As discussion of the diplomatic use of Twitter and other social media continues to expand, Douglas Yeung of the RAND Corporation posted a thought provoking blog that highlights a different aspect of the discussion. Pointing out that social media can be useful in partially analyzing public sentiment in foreign countries, Yeung also argues that these same platforms can be used to gauge the priorities and attitudes of foreign governments by looking at their online interactions with their own populations.
Certainly, better understanding the domestic politics of another country is important in preparing a U.S. response to those policies, or determining whether that response is actually needed.
Certainly, better understanding the domestic politics of another country is important in preparing a U.S. response to those policies, or determining whether that response is actually needed. Our own country’s internal online political discussions serve as a prime example.
In The Atlantic this month, Matthias Lüfkens explored the role that twitter plays with world leaders. Looking at the United States, Lüfkens notes that President Obama’s Twitter account is used to connect mostly with his domestic constituency, and rarely covers foreign policy issues. Furthermore, his twitter account follows only two other government leaders.
Is there a foreign policy opportunity here that the current administration is missing? Perhaps an opportunity to exploit the assumed power of social media? Whether the Administration, the State Department, or other social media practitioners are successfully tapping this assumed power for foreign policy purposes is unclear. Social media provides an overload of information that any one person cannot fully absorb. It can still be difficult for a team of individuals to absorb and process that information, even with the aid of electronic assistance and processing/sifting technology. Even then, the question is, what do you do with that information?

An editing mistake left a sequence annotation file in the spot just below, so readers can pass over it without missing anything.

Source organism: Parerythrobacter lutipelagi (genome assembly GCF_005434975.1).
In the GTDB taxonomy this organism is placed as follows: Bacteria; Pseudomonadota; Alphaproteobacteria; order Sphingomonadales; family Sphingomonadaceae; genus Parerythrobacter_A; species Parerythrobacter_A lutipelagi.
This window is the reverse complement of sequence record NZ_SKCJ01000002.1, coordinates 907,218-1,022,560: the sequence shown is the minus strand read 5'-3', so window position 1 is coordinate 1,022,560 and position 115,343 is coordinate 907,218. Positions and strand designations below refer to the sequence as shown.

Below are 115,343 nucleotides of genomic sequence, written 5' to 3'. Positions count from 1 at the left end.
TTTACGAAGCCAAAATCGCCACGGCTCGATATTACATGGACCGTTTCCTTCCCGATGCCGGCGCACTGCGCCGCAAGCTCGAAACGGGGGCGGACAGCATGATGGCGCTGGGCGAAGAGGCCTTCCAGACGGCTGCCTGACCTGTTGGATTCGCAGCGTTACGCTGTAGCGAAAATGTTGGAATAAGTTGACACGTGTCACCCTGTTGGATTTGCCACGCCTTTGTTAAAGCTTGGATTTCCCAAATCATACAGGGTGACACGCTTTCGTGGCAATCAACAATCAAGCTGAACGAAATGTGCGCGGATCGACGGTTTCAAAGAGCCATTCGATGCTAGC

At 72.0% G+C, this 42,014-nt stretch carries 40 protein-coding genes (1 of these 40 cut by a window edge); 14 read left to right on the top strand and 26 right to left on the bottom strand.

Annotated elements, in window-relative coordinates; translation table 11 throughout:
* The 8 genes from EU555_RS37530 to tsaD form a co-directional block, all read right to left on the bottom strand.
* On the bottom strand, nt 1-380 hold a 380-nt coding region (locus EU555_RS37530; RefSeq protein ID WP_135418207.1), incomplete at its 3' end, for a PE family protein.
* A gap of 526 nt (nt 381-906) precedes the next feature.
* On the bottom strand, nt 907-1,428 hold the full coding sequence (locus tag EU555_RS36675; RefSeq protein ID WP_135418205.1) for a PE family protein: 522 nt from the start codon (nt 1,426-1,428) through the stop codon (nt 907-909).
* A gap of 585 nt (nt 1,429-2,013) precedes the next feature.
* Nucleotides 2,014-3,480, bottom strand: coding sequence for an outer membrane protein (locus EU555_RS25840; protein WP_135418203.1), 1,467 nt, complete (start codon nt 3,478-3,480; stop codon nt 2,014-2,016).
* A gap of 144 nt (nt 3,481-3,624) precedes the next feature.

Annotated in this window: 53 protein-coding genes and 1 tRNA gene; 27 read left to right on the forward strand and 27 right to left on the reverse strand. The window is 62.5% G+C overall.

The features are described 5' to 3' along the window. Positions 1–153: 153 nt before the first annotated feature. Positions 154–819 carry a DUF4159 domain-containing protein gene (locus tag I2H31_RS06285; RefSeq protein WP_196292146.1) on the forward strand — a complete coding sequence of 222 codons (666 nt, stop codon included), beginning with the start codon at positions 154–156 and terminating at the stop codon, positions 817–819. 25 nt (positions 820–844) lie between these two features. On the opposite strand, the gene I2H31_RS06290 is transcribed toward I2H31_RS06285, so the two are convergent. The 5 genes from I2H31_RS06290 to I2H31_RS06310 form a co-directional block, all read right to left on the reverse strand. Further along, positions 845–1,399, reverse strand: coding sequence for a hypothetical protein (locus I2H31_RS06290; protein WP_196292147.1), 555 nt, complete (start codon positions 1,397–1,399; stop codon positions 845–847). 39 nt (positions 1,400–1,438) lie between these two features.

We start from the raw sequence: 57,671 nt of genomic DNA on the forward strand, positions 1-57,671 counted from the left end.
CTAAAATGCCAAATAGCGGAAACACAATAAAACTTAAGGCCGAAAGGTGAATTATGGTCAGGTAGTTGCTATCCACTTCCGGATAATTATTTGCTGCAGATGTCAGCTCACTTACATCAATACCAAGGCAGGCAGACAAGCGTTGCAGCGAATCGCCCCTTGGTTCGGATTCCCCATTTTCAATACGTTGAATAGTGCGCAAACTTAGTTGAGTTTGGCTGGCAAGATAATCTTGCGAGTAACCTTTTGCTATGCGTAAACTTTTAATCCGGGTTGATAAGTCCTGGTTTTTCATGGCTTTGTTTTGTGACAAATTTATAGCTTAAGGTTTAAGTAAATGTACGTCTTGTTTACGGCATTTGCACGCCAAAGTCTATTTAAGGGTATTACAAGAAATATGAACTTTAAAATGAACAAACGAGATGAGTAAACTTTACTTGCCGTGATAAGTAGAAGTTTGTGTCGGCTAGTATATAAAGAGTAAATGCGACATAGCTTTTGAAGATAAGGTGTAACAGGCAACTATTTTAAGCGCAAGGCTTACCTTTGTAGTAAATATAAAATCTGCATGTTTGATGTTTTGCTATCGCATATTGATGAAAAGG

The question that should always be in the minds of those researching social media, is what the information can be used for, and how. If social media indicates that a large number of Iranians are angry at their government, how should that inform American foreign policy? Does it indicate why they are angry? Are they angry about certain issues? Does that anger justify an American response, or is the United States better to allow events unfold?
As Yeung contends, perhaps analyzing foreign government’s online reactions to domestic events within their own countries provides an opportunity. Particularly in areas where there are growing opposition movements against governments that run contrary to American policy goals, there may be opportunity for exploitation of these rifts. Though attention should be paid to the consequences of meddling in foreign politics, public diplomacy is fundamentally about influencing foreign publics to take certain actions. Using social media to find out where other governments are most sensitive may be useful in achieving that influence.